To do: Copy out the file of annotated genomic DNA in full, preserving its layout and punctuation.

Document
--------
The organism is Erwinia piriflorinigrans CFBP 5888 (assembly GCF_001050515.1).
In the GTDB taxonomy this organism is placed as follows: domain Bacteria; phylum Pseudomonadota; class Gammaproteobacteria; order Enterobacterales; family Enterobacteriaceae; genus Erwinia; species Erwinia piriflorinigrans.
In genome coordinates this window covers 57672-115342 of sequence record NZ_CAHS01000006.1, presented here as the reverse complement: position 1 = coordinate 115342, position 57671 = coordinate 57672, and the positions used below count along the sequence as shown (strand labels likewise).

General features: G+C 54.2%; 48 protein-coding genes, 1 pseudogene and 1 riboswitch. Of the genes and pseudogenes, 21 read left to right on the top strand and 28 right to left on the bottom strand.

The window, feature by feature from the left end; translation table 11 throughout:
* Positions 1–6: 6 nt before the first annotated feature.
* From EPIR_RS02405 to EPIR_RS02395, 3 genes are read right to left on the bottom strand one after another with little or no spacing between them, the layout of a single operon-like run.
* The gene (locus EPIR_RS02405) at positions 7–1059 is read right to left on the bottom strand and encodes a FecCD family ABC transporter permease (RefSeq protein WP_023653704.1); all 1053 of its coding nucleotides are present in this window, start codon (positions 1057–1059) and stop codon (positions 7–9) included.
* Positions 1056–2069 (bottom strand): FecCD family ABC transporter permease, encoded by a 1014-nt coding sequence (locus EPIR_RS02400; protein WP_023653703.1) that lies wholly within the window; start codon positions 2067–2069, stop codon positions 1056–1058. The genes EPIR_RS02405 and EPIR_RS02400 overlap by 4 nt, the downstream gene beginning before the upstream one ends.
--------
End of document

The organism is Erwinia piriflorinigrans CFBP 5888 (assembly GCF_001050515.1).
In the GTDB taxonomy this organism is placed as follows: domain Bacteria; phylum Pseudomonadota; class Gammaproteobacteria; order Enterobacterales; family Enterobacteriaceae; genus Erwinia; species Erwinia piriflorinigrans.
In genome coordinates this window covers 57672-115342 of sequence record NZ_CAHS01000006.1, presented here as the reverse complement: position 1 = coordinate 115342, position 57671 = coordinate 57672, and the positions used below count along the sequence as shown (strand labels likewise).

General features: G+C 54.2%; 48 protein-coding genes, 1 pseudogene and 1 riboswitch. Of the genes and pseudogenes, 21 read left to right on the top strand and 28 right to left on the bottom strand.

The window, feature by feature from the left end; translation table 11 throughout:
* Positions 1–6: 6 nt before the first annotated feature.
* From EPIR_RS02405 to EPIR_RS02395, 3 genes are read right to left on the bottom strand one after another with little or no spacing between them, the layout of a single operon-like run.
* The gene (locus EPIR_RS02405) at positions 7–1059 is read right to left on the bottom strand and encodes a FecCD family ABC transporter permease (RefSeq protein WP_023653704.1); all 1053 of its coding nucleotides are present in this window, start codon (positions 1057–1059) and stop codon (positions 7–9) included.
* Positions 1056–2069 (bottom strand): FecCD family ABC transporter permease, encoded by a 1014-nt coding sequence (locus EPIR_RS02400; protein WP_023653703.1) that lies wholly within the window; start codon positions 2067–2069, stop codon positions 1056–1058. The genes EPIR_RS02405 and EPIR_RS02400 overlap by 4 nt, the downstream gene beginning before the upstream one ends.